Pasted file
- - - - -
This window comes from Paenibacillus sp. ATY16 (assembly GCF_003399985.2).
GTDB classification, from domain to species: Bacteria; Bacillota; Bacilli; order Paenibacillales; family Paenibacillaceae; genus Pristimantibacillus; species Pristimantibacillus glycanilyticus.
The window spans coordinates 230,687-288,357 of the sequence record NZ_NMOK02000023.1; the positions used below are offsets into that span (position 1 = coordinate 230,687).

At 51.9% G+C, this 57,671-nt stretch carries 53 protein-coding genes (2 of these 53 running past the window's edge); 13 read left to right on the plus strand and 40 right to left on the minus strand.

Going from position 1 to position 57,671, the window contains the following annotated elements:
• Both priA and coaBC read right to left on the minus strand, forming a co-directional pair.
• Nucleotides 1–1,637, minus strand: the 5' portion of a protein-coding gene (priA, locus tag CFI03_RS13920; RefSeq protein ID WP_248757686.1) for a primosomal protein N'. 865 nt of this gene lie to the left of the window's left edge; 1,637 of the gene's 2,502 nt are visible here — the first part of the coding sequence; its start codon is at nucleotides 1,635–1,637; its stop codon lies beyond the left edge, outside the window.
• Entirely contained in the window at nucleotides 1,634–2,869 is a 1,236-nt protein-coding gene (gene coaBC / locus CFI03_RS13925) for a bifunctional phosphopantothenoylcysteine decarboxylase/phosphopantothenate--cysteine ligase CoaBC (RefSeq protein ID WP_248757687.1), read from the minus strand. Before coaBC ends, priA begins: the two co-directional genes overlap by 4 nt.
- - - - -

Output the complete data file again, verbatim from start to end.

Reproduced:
This window comes from Paenibacillus sp. ATY16 (assembly GCF_003399985.2).
GTDB classification, from domain to species: Bacteria; Bacillota; Bacilli; order Paenibacillales; family Paenibacillaceae; genus Pristimantibacillus; species Pristimantibacillus glycanilyticus.
The window spans coordinates 230,687-288,357 of the sequence record NZ_NMOK02000023.1; the positions used below are offsets into that span (position 1 = coordinate 230,687).

At 51.9% G+C, this 57,671-nt stretch carries 53 protein-coding genes (2 of these 53 running past the window's edge); 13 read left to right on the plus strand and 40 right to left on the minus strand.

Going from position 1 to position 57,671, the window contains the following annotated elements:
• Both priA and coaBC read right to left on the minus strand, forming a co-directional pair.
• Nucleotides 1–1,637, minus strand: the 5' portion of a protein-coding gene (priA, locus tag CFI03_RS13920; RefSeq protein ID WP_248757686.1) for a primosomal protein N'. 865 nt of this gene lie to the left of the window's left edge; 1,637 of the gene's 2,502 nt are visible here — the first part of the coding sequence; its start codon is at nucleotides 1,635–1,637; its stop codon lies beyond the left edge, outside the window.
• Entirely contained in the window at nucleotides 1,634–2,869 is a 1,236-nt protein-coding gene (gene coaBC / locus CFI03_RS13925) for a bifunctional phosphopantothenoylcysteine decarboxylase/phosphopantothenate--cysteine ligase CoaBC (RefSeq protein ID WP_248757687.1), read from the minus strand. Before coaBC ends, priA begins: the two co-directional genes overlap by 4 nt.